FRACTURES

METATARSAL & TOES

 

FRACTURES TOE AND METATARSAL


The structure of your foot is complex, consisting of bones, muscles, tendons, and other soft tissues. Of the 26 bones in your foot, 19 are toe bones (phalanges) and metatarsal bones (the long bones in the mid-foot). Fractures of the toe and metatarsal bones are common and require evaluation by a specialist. A podiatric foot and ankle surgeon should be seen for proper diagnosis and treatment, even if initial treatment has been received in an emergency room.




What Is a Fracture?

A fracture is a break in the bone. Fractures can be divided into two categories: traumatic fractures and stress fractures.

Traumatic fractures (also called acute fractures) are caused by a direct blow or impact—like seriously stubbing your toe. Traumatic fractures can be displaced or non-displaced. If the fracture is displaced, the bone is broken in such a way that it has changed in position (dislocated). Treatment of a traumatic fracture depends on the location and extent of the break and whether it is displaced. Surgery is sometimes required.

Signs and symptoms of a traumatic fracture include:

  1. Bullet        You may hear a sound at the time of the break.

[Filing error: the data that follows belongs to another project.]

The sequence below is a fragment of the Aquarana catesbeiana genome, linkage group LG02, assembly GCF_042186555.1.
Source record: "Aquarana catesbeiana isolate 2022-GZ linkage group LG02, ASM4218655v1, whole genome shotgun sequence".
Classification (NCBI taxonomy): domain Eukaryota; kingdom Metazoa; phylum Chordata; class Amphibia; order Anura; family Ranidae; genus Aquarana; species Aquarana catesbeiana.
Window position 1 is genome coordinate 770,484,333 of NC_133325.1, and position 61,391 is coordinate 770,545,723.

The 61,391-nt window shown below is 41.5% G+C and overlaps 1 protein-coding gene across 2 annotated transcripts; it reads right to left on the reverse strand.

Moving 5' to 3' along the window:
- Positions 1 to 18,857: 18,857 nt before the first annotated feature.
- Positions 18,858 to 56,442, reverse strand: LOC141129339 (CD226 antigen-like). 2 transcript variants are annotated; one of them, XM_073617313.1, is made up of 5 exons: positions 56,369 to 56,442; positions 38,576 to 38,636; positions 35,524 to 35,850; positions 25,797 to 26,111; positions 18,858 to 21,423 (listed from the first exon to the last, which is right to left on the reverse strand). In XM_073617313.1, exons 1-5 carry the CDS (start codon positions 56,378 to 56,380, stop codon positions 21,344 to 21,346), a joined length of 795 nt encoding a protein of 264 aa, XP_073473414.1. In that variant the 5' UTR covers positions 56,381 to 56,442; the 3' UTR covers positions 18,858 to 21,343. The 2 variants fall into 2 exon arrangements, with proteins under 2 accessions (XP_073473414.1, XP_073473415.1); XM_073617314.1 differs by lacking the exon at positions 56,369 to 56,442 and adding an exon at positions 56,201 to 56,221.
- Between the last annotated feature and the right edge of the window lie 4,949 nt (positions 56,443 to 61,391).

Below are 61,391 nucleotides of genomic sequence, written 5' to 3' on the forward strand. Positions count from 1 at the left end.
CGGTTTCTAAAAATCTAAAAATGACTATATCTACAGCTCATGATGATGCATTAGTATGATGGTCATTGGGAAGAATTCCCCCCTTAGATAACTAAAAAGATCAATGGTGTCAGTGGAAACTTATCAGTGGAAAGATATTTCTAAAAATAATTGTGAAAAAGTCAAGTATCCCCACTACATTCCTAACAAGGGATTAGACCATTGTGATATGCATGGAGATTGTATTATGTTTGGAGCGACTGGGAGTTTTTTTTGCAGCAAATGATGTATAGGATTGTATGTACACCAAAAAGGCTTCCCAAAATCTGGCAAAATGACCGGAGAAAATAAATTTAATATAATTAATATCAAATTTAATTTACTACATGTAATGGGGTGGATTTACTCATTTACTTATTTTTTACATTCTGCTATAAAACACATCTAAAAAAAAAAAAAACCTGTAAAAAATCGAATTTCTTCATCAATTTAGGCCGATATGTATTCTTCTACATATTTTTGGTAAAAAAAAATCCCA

2. Bullet        “Pinpoint pain” (pain at the place of impact) at the time the fracture occurs and perhaps for a few hours later, but often the pain goes away after several hours.

  3. Bullet        Deviation (misshapen or abnormal appearance) of the toe.

  4. Bullet        Bruising and swelling the next day.

  5. Bullet        It is not true that “if you can walk

  6. Bullet        on it, it’s not broken.” Evaluation by the podiatric surgeon is always recommended.


Stress fractures

are tiny, hairline breaks that are usually caused by repetitive stress. Stress fractures often afflict athletes who, for example, too rapidly increase their running mileage. Or they may be caused by an abnormal foot structure, deformities, or osteoporosis. Improper footwear may also lead to stress fractures. Stress fractures should not be ignored, because they will come back unless properly treated. Symptoms of stress fractures include: